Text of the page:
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Official: DHS Working On "Continuous Presence" Abroad To Speed Up Refugee Process

The current process to resettle refugees in the United States takes on average between 18 to 24 months.

Posted on December 11, 2015, at 12:15 p.m. ET

Milos Bicanski / Getty Images

WASHINGTON — At a conference on international migration held on Friday, a senior State Department official said that the Department of Homeland Security is ramping up its overseas presence to reduce the wait time for refugees traveling to the United States.

According to the State Department, it currently takes 18 to 24 months to process refugees from Syria. That process includes several layers of security screening and an in-person interview with a representative from the Department of Homeland Security.

Simon Henshaw, the principal assistant secretary of state for the Bureau of Population, Refugees, and Migration, told conference goers that the State Department was looking to shorten the time it takes for the U.S. to begin processing refugees after they have been referred by the United Nations, and added that the Department of Homeland Security was working on an "almost continuous" presence in areas with large refugee populations.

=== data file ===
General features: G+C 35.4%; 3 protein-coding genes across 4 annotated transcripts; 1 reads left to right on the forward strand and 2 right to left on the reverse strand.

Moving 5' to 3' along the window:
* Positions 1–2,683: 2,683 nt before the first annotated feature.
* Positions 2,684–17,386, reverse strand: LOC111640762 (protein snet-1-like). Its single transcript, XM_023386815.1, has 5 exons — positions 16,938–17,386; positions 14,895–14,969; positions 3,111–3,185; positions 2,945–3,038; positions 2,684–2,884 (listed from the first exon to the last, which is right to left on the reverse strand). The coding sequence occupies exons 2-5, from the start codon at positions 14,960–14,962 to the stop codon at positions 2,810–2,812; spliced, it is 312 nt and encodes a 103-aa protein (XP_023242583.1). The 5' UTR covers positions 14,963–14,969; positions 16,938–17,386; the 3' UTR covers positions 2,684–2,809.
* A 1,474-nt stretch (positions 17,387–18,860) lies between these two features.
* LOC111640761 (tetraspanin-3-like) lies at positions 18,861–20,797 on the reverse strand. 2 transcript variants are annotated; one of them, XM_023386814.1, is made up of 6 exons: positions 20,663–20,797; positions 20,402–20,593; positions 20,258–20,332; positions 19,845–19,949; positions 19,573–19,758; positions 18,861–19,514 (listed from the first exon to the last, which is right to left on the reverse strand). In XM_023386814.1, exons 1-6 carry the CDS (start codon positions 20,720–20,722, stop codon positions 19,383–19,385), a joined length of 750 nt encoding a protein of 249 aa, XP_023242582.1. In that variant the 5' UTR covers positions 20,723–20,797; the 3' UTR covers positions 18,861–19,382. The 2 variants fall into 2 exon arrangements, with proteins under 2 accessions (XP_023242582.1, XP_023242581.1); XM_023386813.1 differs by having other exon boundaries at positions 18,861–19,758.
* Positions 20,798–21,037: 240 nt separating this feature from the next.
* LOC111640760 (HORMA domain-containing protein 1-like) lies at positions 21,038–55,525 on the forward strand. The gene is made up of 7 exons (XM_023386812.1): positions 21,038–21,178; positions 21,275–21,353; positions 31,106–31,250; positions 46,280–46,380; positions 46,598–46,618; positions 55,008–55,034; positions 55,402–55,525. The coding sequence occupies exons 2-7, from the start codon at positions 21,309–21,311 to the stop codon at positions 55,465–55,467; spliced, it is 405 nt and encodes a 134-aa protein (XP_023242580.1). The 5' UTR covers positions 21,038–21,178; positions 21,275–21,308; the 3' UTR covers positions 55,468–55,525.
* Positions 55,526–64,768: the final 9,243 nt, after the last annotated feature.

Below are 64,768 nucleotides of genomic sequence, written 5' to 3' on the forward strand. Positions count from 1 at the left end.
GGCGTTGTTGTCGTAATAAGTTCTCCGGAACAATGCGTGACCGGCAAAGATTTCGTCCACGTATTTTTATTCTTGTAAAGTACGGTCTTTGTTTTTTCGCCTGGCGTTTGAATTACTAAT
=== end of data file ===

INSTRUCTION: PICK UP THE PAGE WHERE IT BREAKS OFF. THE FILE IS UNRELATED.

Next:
“Where we expect to have a large refugee population, we are working to having an almost continuous DHS presence which would speed up the process by several months” Henshaw said. The DHS presence would reduce the time it takes for Syrian refugees to undergo their in-person interview.

This past summer, refugee resettlement advocates applied pressure on the Obama administration to find ways to reduce the time it takes to process refugees. Since the attacks in Paris, that discussion has been turned on its head, with state governors, presidential candidates, and lawmakers, all mostly Republican, zeroing in on the potential threat from ISIS seeking to exploit the refugee process to attack the United States.

In November, the House passed a bill with bipartisan support that would pause U.S. efforts to resettle refugees until security assurances were made. The Obama administration has maintained throughout the debate that the security process is sound.

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